The families, who worry wind turbines near their homes could harm their health, had challenged the constitutionality of Ontario’s approvals process before Divisional Court. They are now hoping the province’s top court will hear the case, potentially adding more litigation costs. Shawn Drennan said his $240,000 bill was excessive given that he was only looking to protect his rights. Read article

Posted in Ethics, Legal | 35 Comments

NextEra Energy CEO Jim Robo made $12.2M in 2014

wind-money330South Florida Business Journal, Duane Shimogawa
Jim Robo, chairman, president and CEO of NextEra Energy Inc., which is buying Hawaiian Electric Co. for $4.3 billion, received about $12.2 million in total compensation in 2014, up from about $10.4 million the previous year, according to a public filing Monday with the U.S. Securities and Exchange Commission.

The Florida-based company’s other top executives, including Chief Financial Officer Moray Dewhurst, Chief Nuclear Officer Manoochehr Nazar and NextEra Energy subsidiary NextEra Energy ResourcesPresident and CEO Armando Pimentel Jr., also saw their total compensation also increase during the same time period, according to the company’s proxy statement filed with the SEC.

Charles Sieving, who became a named officer at NextEra Energy (NYSE: NEE) as its general counsel in 2014, received about $2.9 million in total compensation in 2014. Read article

Posted in OWR | 4 Comments

Suncor wants much of Plympton-Wyoming’s noise bylaw axed

turbine-noiseThe Independant
A Suncor Energy representative calls Plympton-Wyoming’s noise bylaw “a novel approach” but wants much of the bylaw changed. Suncor Energy is planning a 43-industrial turbine project around Camlachie. It’s the subject of an Environmental Review Tribunal Hearing. But the town has written and passed a noise bylaw to make sure residents aren’t bothered but low-level sound – called infrasound. While the bylaw was passed, under the Municipal Act, people can ask for changes for up to a year.

Chris Scott was at Plympton-Wyoming Council recently to outline the company’s concerns with the bylaw which Suncor says “are concepts that are not well defined and not accepted by the general consensus of (acoustical) industry standards.” While the noise bylaw wouldn’t stop Suncor from building the project, Scott says operating it would be another thing. The bylaw, he says, amounts to an “outright ban on infrasound” and “the testing methods are vague and inadequately defined.”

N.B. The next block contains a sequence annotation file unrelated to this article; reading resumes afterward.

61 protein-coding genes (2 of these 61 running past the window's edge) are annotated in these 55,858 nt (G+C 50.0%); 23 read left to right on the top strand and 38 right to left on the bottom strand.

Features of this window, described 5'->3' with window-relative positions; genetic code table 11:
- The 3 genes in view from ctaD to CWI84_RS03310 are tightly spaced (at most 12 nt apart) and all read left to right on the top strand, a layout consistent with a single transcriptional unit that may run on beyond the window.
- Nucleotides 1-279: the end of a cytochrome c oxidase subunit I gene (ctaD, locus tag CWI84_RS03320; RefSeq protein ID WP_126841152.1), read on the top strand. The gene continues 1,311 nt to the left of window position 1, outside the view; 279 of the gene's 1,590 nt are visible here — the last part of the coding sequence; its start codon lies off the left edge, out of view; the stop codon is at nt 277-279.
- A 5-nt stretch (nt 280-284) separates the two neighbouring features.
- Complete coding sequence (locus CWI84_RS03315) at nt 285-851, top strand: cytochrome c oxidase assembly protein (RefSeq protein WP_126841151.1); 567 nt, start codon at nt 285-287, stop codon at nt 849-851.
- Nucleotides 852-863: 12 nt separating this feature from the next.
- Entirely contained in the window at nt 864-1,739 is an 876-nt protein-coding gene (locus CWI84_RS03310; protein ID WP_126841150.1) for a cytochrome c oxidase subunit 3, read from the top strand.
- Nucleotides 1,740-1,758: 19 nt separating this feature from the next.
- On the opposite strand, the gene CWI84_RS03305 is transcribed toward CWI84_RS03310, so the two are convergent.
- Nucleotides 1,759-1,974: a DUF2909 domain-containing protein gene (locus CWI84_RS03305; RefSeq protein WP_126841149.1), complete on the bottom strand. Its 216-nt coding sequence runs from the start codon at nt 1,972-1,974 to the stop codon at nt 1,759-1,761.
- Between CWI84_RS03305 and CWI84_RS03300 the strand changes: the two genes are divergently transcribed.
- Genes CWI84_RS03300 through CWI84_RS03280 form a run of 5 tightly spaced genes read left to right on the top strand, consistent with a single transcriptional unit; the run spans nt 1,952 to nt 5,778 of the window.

Scott says everything, including people, emit infrasound, making it impossible to turn on the turbines. And he suggested it would be difficult to measure low-level noise. Scott says there are instruments to measure the lower limits of infrasound as Plympton-Wyoming’s bylaw suggests, but “they are not typically available…and should be struck from the bylaw.” Read article

Posted in Municipalities of Ontario, Noise, Take Action, Wind Industry | 26 Comments

Canadian research boosts Cooper’s case on turbines

MannVanderkooyGraham Lloyd, The Australian
[excerpt] Mr Cooper has received further support for his work at Cape Bridgewater from computer scientists in Canada who have been working to record sub-audible noise or infrasound from wind turbines since 2013.

Richard Mann, at the University of Waterloo in Ontario, said scientists there had arrived at a similar position to Mr Cooper despite working in a different way.

“Our results show that wind turbines emit a characteristic pulsation (change in barometric pressure) that repeats with every blade passage,” Professor Mann said.“This is consistent with the infra sound ‘signature’ you have reported.”

The Waterloo University research did not consider health effects from wind turbine infrasound. But Professor Mann said: “I join the many scientists and experts worldwide requesting a thorough investigation of wind turbine noise.” Read article

Posted in Noise | 20 Comments

Kettle & Stony Point FN looking to hear from residents effected by wind turbines

kettle stony pointWind Turbine Info. Gathering Session

CKSPFN needs to hear from our members if you and/or any of your family members are experience negative effects from the wind turbines. The First nation will take this into consideration to determine if they will pursue legal action on behalf of their members. Please join us on this date, to share your story and concerns with us or arrange for a private home visit if that is more acceptable to you. For further information, please contact Suzanne Bressette at the Administration Office (519-786-2125).
Sat Feb 28, 2015 3:30pm – 5pm
KSP Health Centre (Vernon Room) (map)
Posted in First Nations, Health, Legal | Leave a comment

Chief promises protests, blockades on Mattawa wind project

1297667730349_ORIGINALBy PJ Wilson, The Nugget
MATTAWA – The Antoine First Nation “will use every means available” to stop a proposed wind turbine development near this community, including protests and blockades. That was the message Chief Davie Joanisse delivered Monday night at an open house concerning the proposed industrial wind turbine farm on Crown land west of Mattawa and north of the Mattawa River.

“We firmly oppose this project, the company involved and the Algonquin group,” Joanisse said, pointing at the Pikwaknagan First Nation, which has allied with Innergex Renewable Energy Inc. on the project. “We will use every means available to stop this project. That includes protests and blockades.”

The proposal – still in its early stages – would see up to 60 wind turbines producing 150 megawatts of electrical power near Talon Lake. An overflow crowd crammed into the Mattawa Golden Age Club to get information on the project – one of at least three in the region – and to let representatives of Innergex Renewable Energy Inc. know where they stand on the idea. Read article